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First 6,000 sections proposed under Auckland's special housing areas policy

Wednesday 9th October 2013

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The first 6,000 sections within Auckland's special housing areas policy, which aims to address the city's chronic housing shortage, have been announced by Housing Minister Nick Smith and Mayor Len Brown.

There are 10 zones across Auckland designated as special housing areas (SHA) in addition to a community housing project in Weymouth for 282 homes.

The biggest tranche of sections is in the Huapai Triangle, in Kumeu, a 65 hectare site earmarked for 2,000 homes. A less dense SHA at Wesley College, Pukekohe, allows for 1,000 homes over 277.7 hectares. The Hobsonville Catalina Precinct and Marine Industry precinct is for 1,200 homes on 28 hectares. Orakei, in Auckland City, is earmarked for 75 homes on 0.8 hectares.

The SHAs were recommended by Auckland Council and provisionally approved by the Cabinet. They will take legal effect once approved by the governor general, expected by the end of the month, after which the council will accept applications for subdivisions to be fast-tracked under the Housing Accords and Special Housing Areas legislation enacted last month.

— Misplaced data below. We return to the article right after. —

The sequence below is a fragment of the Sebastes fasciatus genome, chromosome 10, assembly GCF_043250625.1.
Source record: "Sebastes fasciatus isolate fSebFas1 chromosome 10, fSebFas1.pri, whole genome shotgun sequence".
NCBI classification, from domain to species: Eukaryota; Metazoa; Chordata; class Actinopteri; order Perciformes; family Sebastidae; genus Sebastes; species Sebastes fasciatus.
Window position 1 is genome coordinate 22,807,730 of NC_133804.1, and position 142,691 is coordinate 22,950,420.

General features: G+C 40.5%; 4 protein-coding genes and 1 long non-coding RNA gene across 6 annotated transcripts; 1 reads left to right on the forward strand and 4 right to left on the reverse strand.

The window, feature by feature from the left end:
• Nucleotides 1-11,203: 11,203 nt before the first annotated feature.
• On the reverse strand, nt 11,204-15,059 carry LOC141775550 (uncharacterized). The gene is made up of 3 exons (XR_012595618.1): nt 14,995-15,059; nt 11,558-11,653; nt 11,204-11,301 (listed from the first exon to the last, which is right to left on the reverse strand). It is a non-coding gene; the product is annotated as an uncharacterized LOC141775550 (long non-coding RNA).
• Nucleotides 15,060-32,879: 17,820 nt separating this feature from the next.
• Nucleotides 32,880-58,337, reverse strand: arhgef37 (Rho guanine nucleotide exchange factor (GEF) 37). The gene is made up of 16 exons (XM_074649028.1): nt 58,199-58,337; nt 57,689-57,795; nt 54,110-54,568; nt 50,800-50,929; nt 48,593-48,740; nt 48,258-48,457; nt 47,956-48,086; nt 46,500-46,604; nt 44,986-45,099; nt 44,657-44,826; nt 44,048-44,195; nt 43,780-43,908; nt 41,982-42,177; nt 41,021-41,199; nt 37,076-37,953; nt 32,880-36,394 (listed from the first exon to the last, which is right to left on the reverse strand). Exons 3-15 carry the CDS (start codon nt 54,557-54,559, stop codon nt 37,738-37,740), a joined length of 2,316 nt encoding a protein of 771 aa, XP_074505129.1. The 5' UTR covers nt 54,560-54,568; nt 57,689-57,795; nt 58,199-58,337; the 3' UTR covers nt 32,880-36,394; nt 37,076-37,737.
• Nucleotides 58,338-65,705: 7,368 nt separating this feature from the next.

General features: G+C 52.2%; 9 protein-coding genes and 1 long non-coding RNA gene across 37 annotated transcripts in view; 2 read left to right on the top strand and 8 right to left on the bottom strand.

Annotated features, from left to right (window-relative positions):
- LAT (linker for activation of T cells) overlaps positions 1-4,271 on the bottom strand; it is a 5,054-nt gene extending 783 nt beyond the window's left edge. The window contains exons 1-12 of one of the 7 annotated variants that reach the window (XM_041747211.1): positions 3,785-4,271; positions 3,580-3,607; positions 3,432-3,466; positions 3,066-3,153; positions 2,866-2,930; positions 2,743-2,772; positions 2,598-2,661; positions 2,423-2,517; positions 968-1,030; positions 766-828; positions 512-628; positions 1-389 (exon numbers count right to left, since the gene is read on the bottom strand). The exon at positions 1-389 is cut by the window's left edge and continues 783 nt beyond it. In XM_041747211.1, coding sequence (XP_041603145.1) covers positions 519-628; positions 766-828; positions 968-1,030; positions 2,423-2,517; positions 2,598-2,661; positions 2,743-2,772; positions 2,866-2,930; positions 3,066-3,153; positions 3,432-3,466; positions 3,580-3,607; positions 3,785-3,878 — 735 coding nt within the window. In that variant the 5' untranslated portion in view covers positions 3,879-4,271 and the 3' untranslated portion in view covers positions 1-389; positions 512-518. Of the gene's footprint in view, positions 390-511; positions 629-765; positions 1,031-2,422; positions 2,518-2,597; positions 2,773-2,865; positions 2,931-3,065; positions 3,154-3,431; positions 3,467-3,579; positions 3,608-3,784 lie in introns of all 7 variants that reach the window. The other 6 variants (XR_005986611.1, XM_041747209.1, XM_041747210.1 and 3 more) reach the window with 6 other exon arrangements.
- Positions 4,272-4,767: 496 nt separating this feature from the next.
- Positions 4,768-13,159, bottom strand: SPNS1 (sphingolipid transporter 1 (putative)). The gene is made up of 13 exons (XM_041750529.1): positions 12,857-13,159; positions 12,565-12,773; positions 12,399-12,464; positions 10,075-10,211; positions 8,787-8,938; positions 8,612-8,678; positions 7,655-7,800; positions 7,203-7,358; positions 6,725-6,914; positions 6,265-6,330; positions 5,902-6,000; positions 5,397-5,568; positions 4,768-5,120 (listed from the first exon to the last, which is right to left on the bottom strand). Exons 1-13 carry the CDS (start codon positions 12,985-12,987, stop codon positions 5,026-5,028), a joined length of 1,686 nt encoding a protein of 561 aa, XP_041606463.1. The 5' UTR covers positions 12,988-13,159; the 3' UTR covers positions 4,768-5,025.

Under the fast-track mechanisms, approvals for greenfield developments must be with six months, while for brownfield sites the deadline is three months. Approvals had previously averaged three years and one year respectively. The initial 6,000 sections are part of the Auckland Housing Accord's target of consenting 39,000 new homes over three years.

"Land supply is the most critical issue we must address to improve housing supply and affordability in Auckland," Smith said in a statement.

The SHA rules require a proportion of homes to be in an "affordable" range, which would cover 100 percent of the Weymouth site and smaller proportions in higher income areas. Affordable housing ranges from between $325,000 and $475,000 based on the specifications for the Weymouth SHA.

In June, Smith said the government wanted to trim back the "super profits" investors could reap from land banking in New Zealand's largest city, which was choking the pipeline of new developments.

The best solution was to make "real progress on land regulatory tools through the accord and through special housing legislation that is going to remove some of the monopoly profits that people are able to get from land banking," he said at the time.

Over the past decade, the number of vacant sections in Auckland has plummeted to just 1,400 from 4,000 and at the same time prices have soared, he said.

Quotable Value data released today shows Auckland property values rose at a 13.6 percent annual pace last month.

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